Pessimism over the economy increases from last month
Half think fall in pound is bad for Britain
Public optimism over the strength of the economy has fallen sharply in the last month according to Ipsos MORI’s latest Political Monitor. More than half (53%, up from 37% in September) think the economy will get worse over the next twelve months, with a quarter (24%) thinking it will get better and 17% saying it will stay the same – leaving an overall Economic Optimism Index score of -29 (compared with -1 in September).
The public also express pessimism over the recent devaluation of the pound. More than half (55%) say they believe the decline in the pound’s value to be a bad thing for Britain – just 14% say it is a good thing and another 26% say it will make no difference. This strong doubt exists even when the question includes a brief explanation that the devaluation means imports will likely become more expensive while British exports will become more competitive (the question was split-sampled so half got each version of the question). In this instance the number of those saying the pound’s deprecation is a bad thing stands at 47% while 18% think it is a good thing.
Concerns over the economy are accompanied by rising public worry over what Brexit means for their standard of living. The new poll also reveals that half (49%) believe their own standard of living will be worse as a result of Britain voting to leave the EU in last June’s referendum – a sharp increase from July when just over a third (36%) said things would get worse. Figures also show that a quarter (24%) think things will get better for them (although it should be noted this has also risen from 21% in July and 18% in May before the referendum), while another quarter (24%) think things will be no different. Those who see Brexit as worse for their standard of living are more likely to be from groups that supported ‘Remain’ in the referendum. More than half (55%) of ABC1s see their Brexit as bad for their standard of living compared with two in five (40%) of C2DEs. Similarly, those with a degree are also more worried with two in three (64%) thinking things will get worse for them compared with a third (32%) of those without a qualification. Young people are also more worried, at 58% of 18-34s vs 36% of those aged 55+.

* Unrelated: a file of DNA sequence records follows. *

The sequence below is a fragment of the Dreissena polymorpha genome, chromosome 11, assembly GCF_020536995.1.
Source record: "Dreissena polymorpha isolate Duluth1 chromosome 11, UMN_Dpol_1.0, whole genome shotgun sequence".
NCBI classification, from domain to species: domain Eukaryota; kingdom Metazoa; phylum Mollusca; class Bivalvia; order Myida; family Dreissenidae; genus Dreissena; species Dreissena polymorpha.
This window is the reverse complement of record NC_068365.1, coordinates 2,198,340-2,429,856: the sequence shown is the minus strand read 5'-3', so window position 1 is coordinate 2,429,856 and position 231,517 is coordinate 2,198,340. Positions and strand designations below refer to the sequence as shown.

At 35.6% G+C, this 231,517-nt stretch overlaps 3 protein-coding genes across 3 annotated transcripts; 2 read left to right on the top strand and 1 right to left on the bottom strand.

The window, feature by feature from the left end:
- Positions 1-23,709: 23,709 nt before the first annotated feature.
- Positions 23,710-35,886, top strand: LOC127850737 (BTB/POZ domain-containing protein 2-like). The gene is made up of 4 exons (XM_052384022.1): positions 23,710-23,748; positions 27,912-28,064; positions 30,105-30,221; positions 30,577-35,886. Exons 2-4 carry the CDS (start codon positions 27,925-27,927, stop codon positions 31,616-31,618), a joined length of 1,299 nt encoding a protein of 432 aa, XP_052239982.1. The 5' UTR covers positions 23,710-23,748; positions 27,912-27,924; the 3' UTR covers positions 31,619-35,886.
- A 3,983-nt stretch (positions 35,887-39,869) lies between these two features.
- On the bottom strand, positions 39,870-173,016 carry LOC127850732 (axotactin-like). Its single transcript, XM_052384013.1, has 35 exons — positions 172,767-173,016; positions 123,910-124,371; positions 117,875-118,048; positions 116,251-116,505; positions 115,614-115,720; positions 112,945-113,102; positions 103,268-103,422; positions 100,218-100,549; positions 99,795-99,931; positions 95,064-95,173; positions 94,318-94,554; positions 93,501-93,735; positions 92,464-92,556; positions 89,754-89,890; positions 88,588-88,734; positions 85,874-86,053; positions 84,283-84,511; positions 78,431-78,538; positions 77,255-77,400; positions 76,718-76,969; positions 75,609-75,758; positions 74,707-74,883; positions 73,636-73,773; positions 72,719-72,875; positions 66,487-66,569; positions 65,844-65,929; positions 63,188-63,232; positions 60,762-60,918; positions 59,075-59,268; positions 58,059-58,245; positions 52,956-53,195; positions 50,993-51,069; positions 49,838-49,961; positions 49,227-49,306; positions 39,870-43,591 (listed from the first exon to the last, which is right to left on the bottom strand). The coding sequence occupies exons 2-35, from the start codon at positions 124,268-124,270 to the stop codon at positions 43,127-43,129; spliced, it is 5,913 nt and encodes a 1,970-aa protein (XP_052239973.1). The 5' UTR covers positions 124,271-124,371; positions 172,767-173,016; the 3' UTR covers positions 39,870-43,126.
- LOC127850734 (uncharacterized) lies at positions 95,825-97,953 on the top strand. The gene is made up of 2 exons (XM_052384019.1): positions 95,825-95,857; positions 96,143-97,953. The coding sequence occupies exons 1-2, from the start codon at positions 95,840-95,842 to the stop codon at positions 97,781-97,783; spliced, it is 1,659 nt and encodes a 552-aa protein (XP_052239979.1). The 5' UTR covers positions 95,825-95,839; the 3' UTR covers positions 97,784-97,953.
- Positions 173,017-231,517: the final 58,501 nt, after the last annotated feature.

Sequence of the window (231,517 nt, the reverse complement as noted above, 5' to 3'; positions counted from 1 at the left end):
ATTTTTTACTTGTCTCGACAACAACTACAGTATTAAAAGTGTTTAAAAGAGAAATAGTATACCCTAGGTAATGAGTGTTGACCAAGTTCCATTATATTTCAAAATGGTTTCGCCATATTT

Despite these anxieties the Conservative honeymoon continues. Theresa May’s ratings are still higher than Jeremy Corbyn's, although hers have fallen and his risen over the last month. Half (48%, down six points) remain satisfied in Mrs May doing her job as Prime Minister (32% dissatisfied) leaving her a net satisfaction score of +16. This compares with three in ten (31%, up four) who say they are satisfied with Mr Corbyn as Labour leader and more than half (55%) who are dissatisfied, giving him a net satisfaction score of -24. Ms. May remains highly favourable in the eyes of Conservative supporters with four in five (80%) satisfied with her doing her job while 54% of Labour supporters say they are satisfied with Jeremy Corbyn. Tim Farron however still remains little known to the public with 44% saying they have no opinion of him (22% satisfied and 34% dissatisfied).
Ipsos MORI’s ongoing voting intentions figures show the Conservatives widening a lead over Labour to its highest since before the 2010 election. The Conservatives currently stand at 47%, compared with Labour at 29%, the Liberal Democrats at 7% and UKIP at 6%.
Gideon Skinner, Head of Political Research at Ipsos MORI, said:
“Economic optimism had been recovering after the shock of Brexit, but this research shows that a fall in the value of the pound will still concern the public, while it is the groups who were supporting Remain who are most worried about the impact of Brexit. But Labour so far is not taking advantage, as the Conservatives’ honeymoon continues - for the moment at least.”
One in three people in Scotland live in homes that do not meet the Living Home Standard
Created in 2016, The Living Home Standard represents what ‘home’ means, and what an acceptable home should provide. It has been defined by the public, for the public. This year, the study has been repeated, measuring the proportion of people living in homes that pass and fail the Living Home Standard in Scotland.